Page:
Power in the Dock

By Media Reform Coalition / Tuesday October 29, 2013 Read More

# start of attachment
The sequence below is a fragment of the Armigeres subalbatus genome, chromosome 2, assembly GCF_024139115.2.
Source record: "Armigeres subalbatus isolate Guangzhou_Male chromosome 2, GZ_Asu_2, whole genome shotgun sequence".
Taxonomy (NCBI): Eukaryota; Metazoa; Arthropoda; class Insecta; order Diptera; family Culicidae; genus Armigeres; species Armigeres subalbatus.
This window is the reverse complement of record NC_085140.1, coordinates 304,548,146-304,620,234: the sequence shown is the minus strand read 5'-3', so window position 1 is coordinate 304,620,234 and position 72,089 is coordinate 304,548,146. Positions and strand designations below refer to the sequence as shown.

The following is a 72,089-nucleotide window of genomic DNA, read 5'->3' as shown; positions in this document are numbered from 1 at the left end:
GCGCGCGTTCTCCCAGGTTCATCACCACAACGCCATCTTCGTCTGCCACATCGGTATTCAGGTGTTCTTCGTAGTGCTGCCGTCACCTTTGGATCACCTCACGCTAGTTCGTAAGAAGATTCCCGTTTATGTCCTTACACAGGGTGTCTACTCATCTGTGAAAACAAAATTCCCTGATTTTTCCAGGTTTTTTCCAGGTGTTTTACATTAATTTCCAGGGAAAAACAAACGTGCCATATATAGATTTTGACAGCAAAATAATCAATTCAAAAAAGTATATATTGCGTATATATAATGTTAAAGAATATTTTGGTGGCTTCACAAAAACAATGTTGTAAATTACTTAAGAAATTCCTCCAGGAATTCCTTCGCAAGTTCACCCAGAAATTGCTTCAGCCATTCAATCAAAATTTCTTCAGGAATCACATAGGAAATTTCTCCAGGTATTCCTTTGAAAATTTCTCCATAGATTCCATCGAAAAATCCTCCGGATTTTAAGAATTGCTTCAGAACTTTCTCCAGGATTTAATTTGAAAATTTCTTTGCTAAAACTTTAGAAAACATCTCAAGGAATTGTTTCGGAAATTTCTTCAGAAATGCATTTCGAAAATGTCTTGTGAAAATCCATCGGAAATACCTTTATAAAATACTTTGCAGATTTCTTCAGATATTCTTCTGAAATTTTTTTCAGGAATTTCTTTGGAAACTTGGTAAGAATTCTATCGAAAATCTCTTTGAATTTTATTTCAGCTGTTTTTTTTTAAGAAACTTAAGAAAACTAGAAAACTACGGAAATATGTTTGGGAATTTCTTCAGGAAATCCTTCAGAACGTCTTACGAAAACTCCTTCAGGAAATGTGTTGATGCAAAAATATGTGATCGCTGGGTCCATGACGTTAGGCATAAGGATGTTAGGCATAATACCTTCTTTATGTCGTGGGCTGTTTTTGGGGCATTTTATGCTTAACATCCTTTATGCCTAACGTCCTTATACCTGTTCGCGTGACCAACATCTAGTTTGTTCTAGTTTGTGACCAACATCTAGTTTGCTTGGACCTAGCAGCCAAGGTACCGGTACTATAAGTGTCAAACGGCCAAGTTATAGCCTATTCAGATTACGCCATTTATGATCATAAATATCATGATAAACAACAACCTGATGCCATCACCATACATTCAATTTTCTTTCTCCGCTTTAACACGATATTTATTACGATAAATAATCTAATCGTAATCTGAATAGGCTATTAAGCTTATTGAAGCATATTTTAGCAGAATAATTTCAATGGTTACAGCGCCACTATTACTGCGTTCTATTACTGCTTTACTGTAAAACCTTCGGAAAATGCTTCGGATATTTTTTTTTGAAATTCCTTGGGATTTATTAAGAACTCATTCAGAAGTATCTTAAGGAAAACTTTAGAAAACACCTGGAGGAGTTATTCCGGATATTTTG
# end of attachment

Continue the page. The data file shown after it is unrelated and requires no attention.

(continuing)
MEDIA REFORM COALITION RESPONDS TO PM’S THREATS TO GUARDIAN As five senior journalists stand in the dock of the Old Bailey and David Cameron hints at the possibility that the government might take action against the Guardian over the Snowden leaks, we are presented in the most graphic possible terms with the reason why we need an organisation with clear ethical oversight of the press that will actually stand up for investigative journalism rather than merely protecting the interests of media moguls. It should be a matter of shame that journalists are being prosecuted in the courts. There is no other democracy that would have allowed such a spectacle, but how would they have stopped it? They would have ensured, either through internal compliance mechanisms or through rigorous self-regulation, that the police and the courts are not involved in the oversight of press behaviour. Only a self-regulatory body that is capable of standing up to demands for profit maximisation at the expense of ethical behaviour would be capable of standing between tabloid journalists and the courts and that is what the Royal Charter, to be discussed on Wednesday, would represent. A self-regulatory body, established at arms length from both the state and the proprietors would also have understood the attacks on the Guardian for what they really are: a terrifying attempt to limit real press freedom. And yet here, in the UK, the very news editors who are attacking the Royal Charter have not only failed to protest on behalf of the Guardian, but have joined in with the attacks out of pique for the newspaper’s involvement in exposing their own excesses in hacking phones. Press freedom needs the protection of a free, independent, regulatory body that is independent of the courts, parliament and the press proprietors. It needs to be strong enough to protect journalists from the commercial pressure of the proprietors and strong enough also to protect them from attacks by the state. The parliamentary Royal Charter stands some chance of providing that protection. The Press Charter, cobbled together by a bunch of press barons and their cronies, would ensure that the proprietors of the mass market tabloids continue to decide what is ethical, continue to push the pursuit of private individuals to the limit and would do absolutely nothing whatever to protect the real freedom that the news media requires to stand up to the state.